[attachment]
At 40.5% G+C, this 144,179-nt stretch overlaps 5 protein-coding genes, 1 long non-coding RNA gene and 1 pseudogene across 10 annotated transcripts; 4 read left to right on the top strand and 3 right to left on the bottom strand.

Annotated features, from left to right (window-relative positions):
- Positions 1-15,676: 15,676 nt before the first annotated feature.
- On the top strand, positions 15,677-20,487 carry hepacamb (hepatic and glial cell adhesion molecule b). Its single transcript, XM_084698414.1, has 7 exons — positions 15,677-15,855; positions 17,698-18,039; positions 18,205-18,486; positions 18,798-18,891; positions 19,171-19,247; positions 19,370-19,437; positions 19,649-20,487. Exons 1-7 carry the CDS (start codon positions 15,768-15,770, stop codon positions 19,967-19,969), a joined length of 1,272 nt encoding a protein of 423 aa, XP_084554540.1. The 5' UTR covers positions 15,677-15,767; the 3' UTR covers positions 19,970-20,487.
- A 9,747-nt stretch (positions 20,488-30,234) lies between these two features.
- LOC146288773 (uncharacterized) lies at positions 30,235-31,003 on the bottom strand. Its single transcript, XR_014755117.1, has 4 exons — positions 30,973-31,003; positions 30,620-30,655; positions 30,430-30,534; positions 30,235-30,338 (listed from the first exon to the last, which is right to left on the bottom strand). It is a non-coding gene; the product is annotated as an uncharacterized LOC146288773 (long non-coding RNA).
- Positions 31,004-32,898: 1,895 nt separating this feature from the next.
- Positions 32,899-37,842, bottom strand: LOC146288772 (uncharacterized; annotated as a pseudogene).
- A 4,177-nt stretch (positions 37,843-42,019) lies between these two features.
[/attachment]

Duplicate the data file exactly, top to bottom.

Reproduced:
At 40.5% G+C, this 144,179-nt stretch overlaps 5 protein-coding genes, 1 long non-coding RNA gene and 1 pseudogene across 10 annotated transcripts; 4 read left to right on the top strand and 3 right to left on the bottom strand.

Annotated features, from left to right (window-relative positions):
- Positions 1-15,676: 15,676 nt before the first annotated feature.
- On the top strand, positions 15,677-20,487 carry hepacamb (hepatic and glial cell adhesion molecule b). Its single transcript, XM_084698414.1, has 7 exons — positions 15,677-15,855; positions 17,698-18,039; positions 18,205-18,486; positions 18,798-18,891; positions 19,171-19,247; positions 19,370-19,437; positions 19,649-20,487. Exons 1-7 carry the CDS (start codon positions 15,768-15,770, stop codon positions 19,967-19,969), a joined length of 1,272 nt encoding a protein of 423 aa, XP_084554540.1. The 5' UTR covers positions 15,677-15,767; the 3' UTR covers positions 19,970-20,487.
- A 9,747-nt stretch (positions 20,488-30,234) lies between these two features.
- LOC146288773 (uncharacterized) lies at positions 30,235-31,003 on the bottom strand. Its single transcript, XR_014755117.1, has 4 exons — positions 30,973-31,003; positions 30,620-30,655; positions 30,430-30,534; positions 30,235-30,338 (listed from the first exon to the last, which is right to left on the bottom strand). It is a non-coding gene; the product is annotated as an uncharacterized LOC146288773 (long non-coding RNA).
- Positions 31,004-32,898: 1,895 nt separating this feature from the next.
- Positions 32,899-37,842, bottom strand: LOC146288772 (uncharacterized; annotated as a pseudogene).
- A 4,177-nt stretch (positions 37,843-42,019) lies between these two features.